Both iOS and Android are lovely operating systems. They have both matured into great choices for consumers. While the iPhone may arguably be the better all-around device, it is also quite expensive. For those on a budget, Android smartphones are the way to go.
Today, ASUS releases an unlocked and affordable smartphone -- the ZenFone 2 Laser. The phone is quite gorgeous and has great specs. The most impressive aspect, however, is the insane $199 starting price. You won't believe what you are getting here, folks.
Microsoft is promoting Skype more than ever before. Not content with desktop and mobile apps, now the company is bringing the voice and video messaging tool to its office suite. Starting with Office Online integration Skype messaging is now available in Word, Excel, PowerPoint, and OneNote Online, as well as Outlook.com.
This is a continuation of Microsoft's increased focus on the cloud, and a recognition of the importance of communication for collaborative projects. There are times when simply being able to work on the same document with colleagues is not going to be enough, and this is where Skype integration comes into play.
Google is rumored to be planning a merger of Android and Chrome OS. An early build of the combined operating system is expected to see the light of day as early as next year, with an official release making its way in 2017. That's what a so-called "report" claims anyway.
Such a plan would certainly make sense, considering that Chrome OS has limited appeal while Android has matured nicely, becoming the most-popular mobile operating system. So, how does Google comment? Well, the search giant continues to stand by its less-popular operating system. What else do you expect?
Mobile threat defense specialist Skycure has released its Mobile Threat Intelligence Report, which finds a frightening increase in threats to both enterprise and personal mobile devices.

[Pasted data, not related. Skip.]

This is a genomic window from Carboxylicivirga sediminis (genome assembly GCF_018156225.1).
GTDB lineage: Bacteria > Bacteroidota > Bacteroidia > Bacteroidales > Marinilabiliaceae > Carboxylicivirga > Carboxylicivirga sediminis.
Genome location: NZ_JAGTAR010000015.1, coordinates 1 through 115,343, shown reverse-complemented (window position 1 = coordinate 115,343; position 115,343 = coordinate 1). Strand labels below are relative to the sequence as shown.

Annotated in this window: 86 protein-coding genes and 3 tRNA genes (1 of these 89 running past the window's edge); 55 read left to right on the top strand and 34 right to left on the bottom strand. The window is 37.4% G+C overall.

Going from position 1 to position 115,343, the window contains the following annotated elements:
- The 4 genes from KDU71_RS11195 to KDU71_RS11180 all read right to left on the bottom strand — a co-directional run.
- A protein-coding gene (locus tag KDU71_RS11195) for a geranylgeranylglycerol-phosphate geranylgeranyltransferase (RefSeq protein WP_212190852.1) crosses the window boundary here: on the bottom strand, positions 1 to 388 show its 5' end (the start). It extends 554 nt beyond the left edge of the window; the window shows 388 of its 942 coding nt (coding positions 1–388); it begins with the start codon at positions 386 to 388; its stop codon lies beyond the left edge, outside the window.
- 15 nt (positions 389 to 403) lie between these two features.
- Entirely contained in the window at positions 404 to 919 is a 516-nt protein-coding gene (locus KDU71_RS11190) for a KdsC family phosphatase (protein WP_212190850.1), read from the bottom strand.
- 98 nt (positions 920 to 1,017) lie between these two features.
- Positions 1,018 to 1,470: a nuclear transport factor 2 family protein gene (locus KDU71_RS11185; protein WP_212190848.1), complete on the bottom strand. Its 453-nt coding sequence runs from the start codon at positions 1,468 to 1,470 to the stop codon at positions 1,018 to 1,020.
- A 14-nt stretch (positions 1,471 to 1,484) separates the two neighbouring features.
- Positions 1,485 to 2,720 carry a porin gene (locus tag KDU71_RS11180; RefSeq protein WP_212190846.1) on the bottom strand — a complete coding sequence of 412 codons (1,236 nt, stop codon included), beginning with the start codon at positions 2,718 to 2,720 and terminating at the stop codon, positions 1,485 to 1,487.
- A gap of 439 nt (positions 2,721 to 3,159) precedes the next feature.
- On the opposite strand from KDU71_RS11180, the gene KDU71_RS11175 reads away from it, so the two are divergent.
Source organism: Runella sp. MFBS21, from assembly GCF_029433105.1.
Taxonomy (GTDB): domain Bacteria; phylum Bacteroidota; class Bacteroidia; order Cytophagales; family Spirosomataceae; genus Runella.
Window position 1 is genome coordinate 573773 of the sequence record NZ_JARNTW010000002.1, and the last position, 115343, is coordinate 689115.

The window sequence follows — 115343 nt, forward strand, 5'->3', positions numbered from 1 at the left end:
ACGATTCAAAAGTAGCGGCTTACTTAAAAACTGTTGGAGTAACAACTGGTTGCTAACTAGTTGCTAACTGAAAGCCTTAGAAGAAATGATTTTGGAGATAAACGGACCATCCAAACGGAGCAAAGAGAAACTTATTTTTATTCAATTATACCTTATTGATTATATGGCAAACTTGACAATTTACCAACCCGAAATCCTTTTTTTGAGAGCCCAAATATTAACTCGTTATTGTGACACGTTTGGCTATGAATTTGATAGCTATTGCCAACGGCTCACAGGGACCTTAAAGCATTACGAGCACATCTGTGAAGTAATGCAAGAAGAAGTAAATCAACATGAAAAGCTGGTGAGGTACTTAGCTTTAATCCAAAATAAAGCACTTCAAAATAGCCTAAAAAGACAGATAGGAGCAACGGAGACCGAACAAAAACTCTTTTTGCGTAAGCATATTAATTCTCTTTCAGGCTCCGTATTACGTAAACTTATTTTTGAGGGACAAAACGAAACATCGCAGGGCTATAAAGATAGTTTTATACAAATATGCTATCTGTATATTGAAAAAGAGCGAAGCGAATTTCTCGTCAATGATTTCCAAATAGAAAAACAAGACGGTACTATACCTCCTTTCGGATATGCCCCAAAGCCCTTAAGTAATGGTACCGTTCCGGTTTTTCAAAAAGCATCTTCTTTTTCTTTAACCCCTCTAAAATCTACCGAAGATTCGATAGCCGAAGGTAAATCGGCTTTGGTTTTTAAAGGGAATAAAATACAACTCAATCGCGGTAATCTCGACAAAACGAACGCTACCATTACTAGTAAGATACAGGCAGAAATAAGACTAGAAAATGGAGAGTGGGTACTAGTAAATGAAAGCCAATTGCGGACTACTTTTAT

Using analysis of worldwide mobile data from Skycure and outside sources, the report found 41 percent of mobile devices are at medium to high risk on the Skycure risk scale. Nearly two in every hundred are high risk devices that were already compromised or were under attack.
Just as Microsoft is trying to streamline its various operating systems with the approach it has taken with Windows 10, so Google appear to have similar plans. The Wall Street Journal reports that plans are well under way to merge Android and Chrome OS.
Work has been going on for two years, and an early build of the hybrid operating system is expected to see the light of day next year. A full release is planned for 2017. While described as a merger of OSes, the report suggests that Google is really looking to expand Android so that it can run on laptops. Chrome OS may well live on, but the same cannot be said of Chromebooks.
A few days ago, Motorola announced the Droid Turbo 2 and Droid Maxx 2 phones, with the Turbo 2 boasting a shatterproof display. This phone was destined for the North American market, but Android fans in the UK are not going to miss out. Motorola is launching the same phone in the UK under the name Moto X Force.
Specs remain the same in the journey across the Atlantic, so you'll find that the Moto X Force features an octo-core Qualcomm Snapdragon 810 processor, 5.4" Quad HD AMOLED display, 3GB RAM, and a 21MP camera. Motorola is also keen to shout about the handset's battery life -- a claimed 48 hours, no less, and 13 hours of battery life from 15 minutes of charging. But this is a phone that's also about choice.
OnePlus is taking a break from challenging flagships, as today the company announces its first mid-range smartphone. Called OnePlus X, it sports a premium design, competitive hardware specifications and a price tag of just $249. In keeping up with tradition, it too will require an invite come purchase time, but this is said to only last for the first month after going on sale.
The lower price tag -- compared to the OnePlus 2 flagship -- might lead you to believe that OnePlus X is lacking in the hardware department, but the new smartphone is actually quite impressive in terms of specs. You get quite a lot more than the price tag might suggest.